Input gathering: who can help make language decisions, and how (e.g. Language Advisory Board)

Further to various discussions on a Language Advisory Board, can we:

  • Do things differently from the way this has been done in the past to make it more successful
  • Bring any other ideas around making this work in an open and pragmatic way

Again, please try to keep discussion to positive action that we can take. I speak for myself, but I do know that LAS are keen to get something in place and up and running ASAP, so opinion and input is very welcome.

I’ll be taking the liberty of moving some comments from another post into here, to keep discussions on-topic.

This is going to be the third fourth language advisory board then. We had the CFML Advisory Board (CAB), the intended Railo Technical Advisory Board (RTAB), The Iris spreadsheet for htmlX (Iris) and now the Lucee Language Advisory Board (LLAB?).

Who will be the one to judge who gets on this new advisory board membership? Is there a test or criteria that @agentK will be happy with?

I am sure @adam_cameron and @agentK are shoo ins as members, as is @seancorfield of course. Even though most of these people (I am not sure about @agentK) don’t do any CFML any more or are actively moving away from the language.

It’s a tough one.

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Yes, it is and I don’t claim to have a solution. As you surely have noticed I’m not saying LAS members can’t be on the board. All I’m saying is LAS member should not automatically qualify based on that fact.

Here’s a summary response on a few items you brought up.

a) It is tough - regardless of the number of previous “boards”. So I don’t think it’s relevant if there’s been 0 or 3 or 7 before. As you said yourself, they all fulfilled a different purpose.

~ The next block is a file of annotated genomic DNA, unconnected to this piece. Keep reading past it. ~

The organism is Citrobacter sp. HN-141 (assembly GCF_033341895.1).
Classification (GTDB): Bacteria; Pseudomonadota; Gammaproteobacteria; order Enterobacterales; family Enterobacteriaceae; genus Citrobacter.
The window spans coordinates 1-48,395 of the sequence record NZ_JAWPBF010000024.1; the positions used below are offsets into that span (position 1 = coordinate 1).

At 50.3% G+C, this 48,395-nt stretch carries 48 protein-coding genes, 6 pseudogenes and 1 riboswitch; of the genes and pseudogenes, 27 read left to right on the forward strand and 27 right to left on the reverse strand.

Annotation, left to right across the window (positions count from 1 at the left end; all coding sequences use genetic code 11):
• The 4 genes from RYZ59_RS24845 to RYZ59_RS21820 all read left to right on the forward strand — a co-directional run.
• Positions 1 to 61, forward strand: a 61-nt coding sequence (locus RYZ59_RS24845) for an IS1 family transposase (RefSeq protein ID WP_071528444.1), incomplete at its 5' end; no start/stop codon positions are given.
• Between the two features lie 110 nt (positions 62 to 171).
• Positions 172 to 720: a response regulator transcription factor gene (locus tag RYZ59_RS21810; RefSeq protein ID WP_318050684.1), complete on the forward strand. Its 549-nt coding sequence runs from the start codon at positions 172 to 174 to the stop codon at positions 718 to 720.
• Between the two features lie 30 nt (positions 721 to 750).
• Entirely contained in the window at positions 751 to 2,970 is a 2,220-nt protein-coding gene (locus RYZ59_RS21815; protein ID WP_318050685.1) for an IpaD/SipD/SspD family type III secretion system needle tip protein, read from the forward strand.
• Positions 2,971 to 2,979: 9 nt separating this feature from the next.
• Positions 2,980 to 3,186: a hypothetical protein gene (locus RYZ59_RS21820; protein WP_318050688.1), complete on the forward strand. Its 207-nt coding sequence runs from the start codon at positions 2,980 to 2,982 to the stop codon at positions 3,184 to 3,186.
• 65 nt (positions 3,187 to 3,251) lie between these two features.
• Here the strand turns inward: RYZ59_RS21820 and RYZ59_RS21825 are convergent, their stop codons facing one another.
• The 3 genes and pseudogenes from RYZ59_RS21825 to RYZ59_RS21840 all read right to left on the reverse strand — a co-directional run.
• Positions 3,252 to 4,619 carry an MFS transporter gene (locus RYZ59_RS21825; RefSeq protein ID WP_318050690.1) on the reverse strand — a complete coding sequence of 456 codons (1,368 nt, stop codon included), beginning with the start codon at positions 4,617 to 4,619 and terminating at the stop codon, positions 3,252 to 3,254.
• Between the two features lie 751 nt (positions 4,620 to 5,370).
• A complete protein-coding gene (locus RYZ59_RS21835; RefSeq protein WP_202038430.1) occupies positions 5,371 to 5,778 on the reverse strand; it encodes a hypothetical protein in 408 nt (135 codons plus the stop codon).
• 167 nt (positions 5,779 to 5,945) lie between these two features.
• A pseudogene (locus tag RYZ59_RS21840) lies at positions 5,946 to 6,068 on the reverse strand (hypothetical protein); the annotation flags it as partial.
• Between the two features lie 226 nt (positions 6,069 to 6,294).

b) There’s no certain criteria or particular skill set etc I could think of that qualifies some one for being a useful member. I think to come up with a “wishlist” or job description or “selection process” is part of the process we’re discussing here.

c) It’s not that I have to be happy with a/the criteria; the most important thing to me is that whatever happens, whoever is on that board and whoever makes the decision on who is on that board it all happens in the open and is transparent.

d) Just for the record, I write CFML pretty much every day, not necessarily 10h per day, but I use it. And just this fact certainly doesn’t qualify me to be on a board like this either.

If I was to come up with a list of “wanted” skills or interests for someone to join a board like the, I’d probably initially start with:

  • Needs to know and use CFML well
  • Needs to know other languages as well as other language paradigms at least reasonably well
  • Needs to have an opinion and is not solely a “yes man” person (sorry, I struggle to describe it better)
  • Needs to look beyond their personal interest (“I always wanted a tag or attribute for this and that because I have a use case”) and go for the architecturally better solution.
  • In a perfect world has done language design and specification work before

And I’m sure that other people have additional suggestions and I’m sure that people will disagree with my criteria.

From a selection process there are various options. You could go with the extreme basis democratic way like in Switzerland and have public voting of the Lucee mailing list members. You could go the other extreme and make it a closed door decision of LAS members. Both have obvious pros and cons and I think the reality will be that it’s gonna be something in between.